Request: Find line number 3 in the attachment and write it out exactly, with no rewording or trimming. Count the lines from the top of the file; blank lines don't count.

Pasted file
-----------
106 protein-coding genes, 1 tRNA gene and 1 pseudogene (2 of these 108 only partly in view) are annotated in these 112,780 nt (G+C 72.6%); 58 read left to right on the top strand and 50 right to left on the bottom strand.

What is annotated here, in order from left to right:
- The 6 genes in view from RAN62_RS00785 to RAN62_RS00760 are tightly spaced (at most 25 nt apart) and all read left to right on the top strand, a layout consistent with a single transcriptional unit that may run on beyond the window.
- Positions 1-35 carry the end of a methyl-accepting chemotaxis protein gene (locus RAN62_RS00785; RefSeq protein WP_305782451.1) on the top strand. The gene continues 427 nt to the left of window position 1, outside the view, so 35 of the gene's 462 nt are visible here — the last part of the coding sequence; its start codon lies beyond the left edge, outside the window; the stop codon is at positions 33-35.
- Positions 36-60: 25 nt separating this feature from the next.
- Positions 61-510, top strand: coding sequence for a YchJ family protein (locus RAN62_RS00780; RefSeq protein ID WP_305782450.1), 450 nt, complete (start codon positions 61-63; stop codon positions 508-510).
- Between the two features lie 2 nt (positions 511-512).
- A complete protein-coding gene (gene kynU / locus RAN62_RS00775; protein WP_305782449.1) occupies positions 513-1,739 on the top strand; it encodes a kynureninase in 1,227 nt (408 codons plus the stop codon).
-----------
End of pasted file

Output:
- The 6 genes in view from RAN62_RS00785 to RAN62_RS00760 are tightly spaced (at most 25 nt apart) and all read left to right on the top strand, a layout consistent with a single transcriptional unit that may run on beyond the window.